Pop the Champagne – Bonfoey Gallery Schedules 125th Anniversary Soiree

Bonfoey Gallery celebrates its quasquicentennial with a fun evening of champagne toasts and music at the Euclid Avenue location in the Cleveland theater district.

Sat 2/17 @ 4-7PM

Apparently 1893 in Cleveland was a good year for starting out rock-solid structures and businesses. Not only was the Grays Armory building opened that year, but also The Bonfoey Gallery first opened its East 9th Street doors.

Now 125 years later, Cleveland’s premier contemporary art gallery and framing facility marks its quasquicentennial with a fun evening of champagne toasts and music at the Euclid Avenue location in the Cleveland theater district.

“It’ll be a celebration,” said gallery director Marcia Hall. “It’s mind-blowing we’ve been here that long.”

Today Bonfoey Gallery is viewed as a key player in the regional arts community, specializing in regional contemporary paintings, drawings, photographs, signed limited edition prints, sculpture and glass works from prominent artists in the region.

Also, Bonfoey Gallery has a roster of 100 artists with a consignment inventory of more than 2,000 works, while its large framing department makes up nearly two-thirds of its three-story, 15,000-square-foot location.

“One important thing we do is also help people realize in this area the work that’s created here is just as good as anything that’s available in New York City and Los Angeles,” Bonfoey Gallery assistant director Diane Schaffstein said.

“I think we’re proud to carry that flag for the area. Unfortunately, not many people do any longer. It’s tough to stay in business.”

Looking back, Bonfoey Gallery survived the Great Depression, a devastating fire (at its former East 4 and Prospect Avenue location, where you can still see an old sign painted on a building), the Euclid Corridor Project and the Great Recession.

It first opened as the Bonfoey Company at the tail end of the Gilded Age. One of its early clients was John D. Rockefeller, who later introduced Henry Ford to the burgeoning framer.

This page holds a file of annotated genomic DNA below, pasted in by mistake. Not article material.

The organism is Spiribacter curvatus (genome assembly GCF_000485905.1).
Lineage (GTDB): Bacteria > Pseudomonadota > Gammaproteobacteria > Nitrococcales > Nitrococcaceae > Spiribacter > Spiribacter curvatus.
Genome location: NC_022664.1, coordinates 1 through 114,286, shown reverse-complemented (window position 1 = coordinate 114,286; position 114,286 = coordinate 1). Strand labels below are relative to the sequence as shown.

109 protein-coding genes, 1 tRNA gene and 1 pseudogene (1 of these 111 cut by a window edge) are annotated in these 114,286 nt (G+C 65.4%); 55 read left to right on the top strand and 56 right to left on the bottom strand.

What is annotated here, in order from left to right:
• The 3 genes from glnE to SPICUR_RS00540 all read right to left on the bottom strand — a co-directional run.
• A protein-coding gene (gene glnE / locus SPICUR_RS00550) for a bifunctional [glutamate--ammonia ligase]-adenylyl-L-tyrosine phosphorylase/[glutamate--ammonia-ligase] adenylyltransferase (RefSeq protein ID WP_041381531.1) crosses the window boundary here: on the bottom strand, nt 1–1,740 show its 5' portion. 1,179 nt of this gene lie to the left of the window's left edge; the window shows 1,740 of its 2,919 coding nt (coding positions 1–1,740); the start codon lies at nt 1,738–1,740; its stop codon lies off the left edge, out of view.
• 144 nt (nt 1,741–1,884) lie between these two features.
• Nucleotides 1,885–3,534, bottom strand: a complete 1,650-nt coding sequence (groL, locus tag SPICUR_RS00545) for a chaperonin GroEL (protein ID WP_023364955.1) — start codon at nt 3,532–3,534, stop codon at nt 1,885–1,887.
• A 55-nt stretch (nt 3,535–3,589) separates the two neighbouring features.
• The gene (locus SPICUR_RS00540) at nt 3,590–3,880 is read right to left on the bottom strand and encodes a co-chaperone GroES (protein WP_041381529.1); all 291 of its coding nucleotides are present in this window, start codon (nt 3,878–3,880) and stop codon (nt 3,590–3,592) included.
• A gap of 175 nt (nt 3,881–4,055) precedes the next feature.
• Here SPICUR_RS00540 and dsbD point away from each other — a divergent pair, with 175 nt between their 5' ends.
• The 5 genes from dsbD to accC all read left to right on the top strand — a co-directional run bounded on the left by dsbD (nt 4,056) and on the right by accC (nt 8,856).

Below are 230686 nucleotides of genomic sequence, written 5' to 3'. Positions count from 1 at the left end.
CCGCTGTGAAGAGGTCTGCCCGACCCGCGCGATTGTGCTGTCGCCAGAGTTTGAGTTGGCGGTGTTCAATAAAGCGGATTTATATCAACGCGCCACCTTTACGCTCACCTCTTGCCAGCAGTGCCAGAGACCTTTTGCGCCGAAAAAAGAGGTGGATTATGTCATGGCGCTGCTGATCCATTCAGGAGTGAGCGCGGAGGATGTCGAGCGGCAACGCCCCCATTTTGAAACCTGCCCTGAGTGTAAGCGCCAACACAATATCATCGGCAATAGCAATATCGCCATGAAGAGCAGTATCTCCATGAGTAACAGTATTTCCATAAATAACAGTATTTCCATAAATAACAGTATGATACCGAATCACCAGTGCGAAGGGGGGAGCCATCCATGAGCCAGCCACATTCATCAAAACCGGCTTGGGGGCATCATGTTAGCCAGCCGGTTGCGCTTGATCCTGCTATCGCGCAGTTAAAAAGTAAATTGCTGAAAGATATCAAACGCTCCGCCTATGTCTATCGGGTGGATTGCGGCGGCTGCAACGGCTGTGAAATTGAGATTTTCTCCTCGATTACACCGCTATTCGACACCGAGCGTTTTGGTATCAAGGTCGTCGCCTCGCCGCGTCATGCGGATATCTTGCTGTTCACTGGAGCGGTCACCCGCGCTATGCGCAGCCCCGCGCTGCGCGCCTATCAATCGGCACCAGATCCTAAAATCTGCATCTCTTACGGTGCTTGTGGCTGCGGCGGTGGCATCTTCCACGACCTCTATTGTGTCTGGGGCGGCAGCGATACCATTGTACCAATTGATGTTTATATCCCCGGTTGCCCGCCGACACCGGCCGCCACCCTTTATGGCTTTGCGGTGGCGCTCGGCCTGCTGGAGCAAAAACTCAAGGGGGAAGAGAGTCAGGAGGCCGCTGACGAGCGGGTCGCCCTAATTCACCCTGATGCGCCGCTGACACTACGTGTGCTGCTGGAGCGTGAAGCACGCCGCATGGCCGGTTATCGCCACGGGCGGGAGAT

“The company was started by Asher D. Bonfoey,” Hall said. “He was a violinist with the original Cleveland Symphony. The company started with a valentine. He made a frame for a valentine for his wife, showed it to friends who liked what he did so it morphed into a business for him.

“So we started out just as framers. We’d also take in anybody’s artworks that they wanted framed. And dealers would come from Europe. We’d buy artwork from them.”

Bonfoey Gallery owner Richard G. Moore said his father, George, married into the family during the late ’20s and instantly loved the work.

“When he married my mother, a Bonfoey, he asked if he could come work there to see if he liked it or not,” Moore said. “And he did. So he borrowed money from my uncles and bought it in 1932.”

Richard not only added prints and artwork, but continued Bonfoey’s dedication to provide the best framing materials and highest quality work.

Then 40 years later, Moore took over the family business. Just as his father before him, he expanded Bonfoey Gallery to include offering art restoration, art appraisals, storage, shipping and installation. Also, there’s a focus on hand-carved frames, gold leafing and custom gilding.

“We have two finishers who do a spectacular job,” Hall said. “Combined they have probably 75 years of experience.”

Looking ahead, Moore is confident Bonfoey Gallery will be around well into the 22nd century.

“Oh, yes, I think it could go on for another 125 years,” Moore said.

 

 

 

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